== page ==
Linux User & Developer, Issue 147

Linux User & Developer Issue 147This month’s Linux User & Developer magazine includes my review of a device I’ve been wanting to play with ever since I first interviewed its creator, Andreas Olofsson: the Adapteva Parallella.

I was introduced to the Parallella project way back in November 2012, when I interviewed Olofsson ahead of the launch of a Kickstarter campaign to create a low-cost development board for his company’s many-core tile-based Epiphany chip architecture. The promise: a single-board computer boasting a dual-core ARM processor, user-accessible field-programmable gate array (FPGA) and a 16- or 64-core Epiphany co-processor for the bargain-basement sum of $99. The Kickstarter campaign ended its run successfully, and the boards were produced – but there was a long delay between the Kickstarter production run and general availability, and a further delay before the boards became available in the UK.

Thanks to RS Components’ UK arm, availability is a solved issue. While the price of the boards might have increased – the attention-grabbing $99 price having proved unsustainable – the specifications remains the same, with 16-core Epiphany-III boards available now and 64-core Epiphany-IV boards just around the corner. For the Linux user, the magazine’s target audience, they’re tempting indeed: low-power enough to run on battery, a Parallella has the grunt to handle even complex tasks like machine vision but lacks readily-available software written for the Epiphany architecture. With partial OpenCL compatibility, it’s relatively straightforward to get parallelisable code running on the co-processor – and while optimisation is a harder task, the board is nevertheless tempting for anyone familiar with OpenCL and other multi-threading interfaces.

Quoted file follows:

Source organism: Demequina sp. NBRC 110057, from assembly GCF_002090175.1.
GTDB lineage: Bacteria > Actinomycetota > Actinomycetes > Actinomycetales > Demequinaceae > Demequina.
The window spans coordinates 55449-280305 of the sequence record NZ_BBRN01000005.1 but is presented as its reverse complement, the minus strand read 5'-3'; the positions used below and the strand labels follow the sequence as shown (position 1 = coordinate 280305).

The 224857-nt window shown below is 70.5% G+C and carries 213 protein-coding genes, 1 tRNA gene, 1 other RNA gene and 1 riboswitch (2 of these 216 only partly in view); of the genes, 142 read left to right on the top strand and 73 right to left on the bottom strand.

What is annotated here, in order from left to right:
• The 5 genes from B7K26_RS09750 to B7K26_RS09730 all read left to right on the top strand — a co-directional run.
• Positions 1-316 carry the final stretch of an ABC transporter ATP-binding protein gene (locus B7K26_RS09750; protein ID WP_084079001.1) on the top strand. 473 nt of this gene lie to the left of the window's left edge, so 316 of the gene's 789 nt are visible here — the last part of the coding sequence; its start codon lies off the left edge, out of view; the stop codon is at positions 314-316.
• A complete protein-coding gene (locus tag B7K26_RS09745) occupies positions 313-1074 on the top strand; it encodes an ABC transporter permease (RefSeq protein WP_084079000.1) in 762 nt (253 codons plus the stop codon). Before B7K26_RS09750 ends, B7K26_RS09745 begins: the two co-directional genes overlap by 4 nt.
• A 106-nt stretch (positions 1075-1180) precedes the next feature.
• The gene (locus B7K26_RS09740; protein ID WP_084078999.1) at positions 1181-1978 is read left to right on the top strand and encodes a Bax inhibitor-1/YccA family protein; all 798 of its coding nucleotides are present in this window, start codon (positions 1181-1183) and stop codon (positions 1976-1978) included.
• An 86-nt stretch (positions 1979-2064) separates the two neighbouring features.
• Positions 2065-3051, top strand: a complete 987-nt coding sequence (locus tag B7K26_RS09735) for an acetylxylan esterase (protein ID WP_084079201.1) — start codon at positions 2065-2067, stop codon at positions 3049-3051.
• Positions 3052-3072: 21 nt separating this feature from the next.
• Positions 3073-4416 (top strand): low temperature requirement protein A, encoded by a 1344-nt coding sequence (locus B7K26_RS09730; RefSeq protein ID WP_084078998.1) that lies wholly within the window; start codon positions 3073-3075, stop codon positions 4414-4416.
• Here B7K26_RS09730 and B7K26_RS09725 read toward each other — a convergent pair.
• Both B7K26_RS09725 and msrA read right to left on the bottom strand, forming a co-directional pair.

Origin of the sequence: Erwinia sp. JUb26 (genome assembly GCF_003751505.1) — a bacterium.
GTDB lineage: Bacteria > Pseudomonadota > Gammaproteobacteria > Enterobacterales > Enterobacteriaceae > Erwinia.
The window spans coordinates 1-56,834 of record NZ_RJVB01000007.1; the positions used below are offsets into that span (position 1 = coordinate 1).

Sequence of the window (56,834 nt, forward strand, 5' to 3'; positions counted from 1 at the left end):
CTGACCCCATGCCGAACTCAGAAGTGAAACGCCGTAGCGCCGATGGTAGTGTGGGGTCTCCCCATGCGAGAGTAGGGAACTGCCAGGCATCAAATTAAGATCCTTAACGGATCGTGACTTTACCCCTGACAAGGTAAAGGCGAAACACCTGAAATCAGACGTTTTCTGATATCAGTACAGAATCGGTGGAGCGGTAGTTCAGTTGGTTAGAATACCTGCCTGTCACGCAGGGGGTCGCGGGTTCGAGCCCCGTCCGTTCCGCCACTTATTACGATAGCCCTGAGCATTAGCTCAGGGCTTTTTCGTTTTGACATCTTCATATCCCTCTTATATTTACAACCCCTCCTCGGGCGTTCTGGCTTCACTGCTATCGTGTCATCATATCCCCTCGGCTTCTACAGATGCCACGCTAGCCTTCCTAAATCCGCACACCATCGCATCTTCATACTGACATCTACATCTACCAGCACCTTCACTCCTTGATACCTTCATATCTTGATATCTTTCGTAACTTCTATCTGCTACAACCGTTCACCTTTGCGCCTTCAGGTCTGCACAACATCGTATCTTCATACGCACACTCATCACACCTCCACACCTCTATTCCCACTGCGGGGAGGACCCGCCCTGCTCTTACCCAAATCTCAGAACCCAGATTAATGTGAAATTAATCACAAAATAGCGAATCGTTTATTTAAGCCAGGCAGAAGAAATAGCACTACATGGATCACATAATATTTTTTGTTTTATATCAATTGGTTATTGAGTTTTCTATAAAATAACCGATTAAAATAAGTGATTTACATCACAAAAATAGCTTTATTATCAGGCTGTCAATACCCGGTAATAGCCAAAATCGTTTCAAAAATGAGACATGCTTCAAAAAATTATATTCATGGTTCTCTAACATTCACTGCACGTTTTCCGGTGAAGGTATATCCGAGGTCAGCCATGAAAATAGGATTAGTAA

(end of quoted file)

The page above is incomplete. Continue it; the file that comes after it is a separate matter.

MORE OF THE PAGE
As to whether the Parallella is worth the asking price, you’ll have to buy the magazine to find out – and if you do, you’ll also be treated to my usual four pages of news from the world of open source, open hardware, open governance and open-anything-else-that-catches-my-eye.

Linux User & Developer Issue 147 is available at all god newsagents and most bad ones, supermarkets, or electronically via Zinio and similar services now. As always, the content in this issue will be republished in a French translation as Inside Linux in the coming months.

Linux User & Developer, Issue 113

Linux User & Developer, Issue 113This month’s Linux User & Developer magazine features another review of the Raspberry Pi, this time from a somewhat different perspective to the one featured on Dennis Publishing’s Bit-Tech website.

As with my previous review, I looked at the functionality of both the hardware and available software for the Pi – but, restricted to just two pages in the print edition, the Linux User version is sadly lacking in extras like the popular overclocking section.

Nevertheless, I’m confident that the review covers the key features potential buyers – when supply issues are finally sorted – will be looking for, and addresses the questions that Linux User’s readership will likely have.

The review was published on the Linux User & Developer website ahead of its publication in the magazine, rapidly becoming the most-read item on the website and gathering plenty of comments from readers and contributors to the Raspberry Pi’s software base.

Unfortunately, due to impending deadlines on a certain secretive project, there’s no group test from me this month – nor will there be one next month. Once the aforementioned project is out of the way, however, things should be back to normal.

Linux User & Developer Magazine is in shops now, and also available from the Zinio website at a substantial discount.